The Rise and Fall of Hard House Music

In the early 1990s, a new genre of music emerged from the underground club scene in London. This new genre, known as hard house, was a harder, faster, and more aggressive version of the already popular acid house music. Hard house music quickly gained popularity in the UK and Europe and soon made its way across the Atlantic to the United States.

Hard house music experienced a brief period of popularity in the US during the mid-1990s. However, by the end of the decade, hard house had all but disappeared from American clubs and radio stations. So, what happened? How did hard house go from being one of the most popular genres of music to being virtually unknown?

There are a few factors that contributed to the decline of hard house music in America. First and foremost, the US market was simply not ready for such a niche genre of music. Hard house music was too underground and too experimental for mainstream America. Additionally, there was very little commercial appeal for hard house music. There were no major hits or crossover artists that helped to bring hard house to a wider audience.

Another factor that contributed to the decline of hard house music was the rise of other genres of electronic dance music (EDM). In the late 1990s, genres like trance and drum & bass began to gain popularity in America. These genres were more accessible and had more commercial appeal than hard house. As a result, they quickly eclipsed hard house in terms of popularity.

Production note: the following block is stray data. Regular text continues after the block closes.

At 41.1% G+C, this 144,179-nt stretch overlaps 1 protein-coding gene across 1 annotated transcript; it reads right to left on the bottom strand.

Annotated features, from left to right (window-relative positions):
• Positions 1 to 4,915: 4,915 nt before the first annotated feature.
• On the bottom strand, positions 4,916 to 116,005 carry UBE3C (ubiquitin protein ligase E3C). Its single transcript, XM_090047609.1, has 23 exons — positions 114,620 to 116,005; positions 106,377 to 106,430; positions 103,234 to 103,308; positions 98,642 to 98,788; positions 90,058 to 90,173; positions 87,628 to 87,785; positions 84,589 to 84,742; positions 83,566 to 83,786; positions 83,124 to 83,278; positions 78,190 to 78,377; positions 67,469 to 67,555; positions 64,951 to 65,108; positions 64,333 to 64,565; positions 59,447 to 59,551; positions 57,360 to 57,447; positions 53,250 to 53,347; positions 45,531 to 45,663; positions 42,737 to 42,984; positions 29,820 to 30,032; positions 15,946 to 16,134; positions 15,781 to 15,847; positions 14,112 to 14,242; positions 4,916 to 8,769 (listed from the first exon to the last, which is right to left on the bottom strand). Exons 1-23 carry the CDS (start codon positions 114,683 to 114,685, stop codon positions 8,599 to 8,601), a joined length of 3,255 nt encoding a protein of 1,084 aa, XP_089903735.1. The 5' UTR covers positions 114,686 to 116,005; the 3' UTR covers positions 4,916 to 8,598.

Finally, another reason why hard house fell out of favor was because it simply got too repetitive. The same four-on-the-floor beat was used over and over again with very little variation. This lack of variety made it difficult for listeners to maintain interest in hard house music for an extended period of time.

Hard House Music was popular for a hot minute in the 90’s but fizzled out just as quickly as it came onto the scene. It’s aggressive sound wasn’t quite ready for American audiences and it’s lack of commercial appeal didn’t help either. When compared to other EDM genres like trance and drum & bass, hard house just couldn’t keep up. And finally, its repetitive nature made it difficult for listeners to maintain interest. Though it’s not as popular as it once was, you can still find diehard fans of this 90’s genre pumping out those four-on-the-floor beats at underground clubs around the world.

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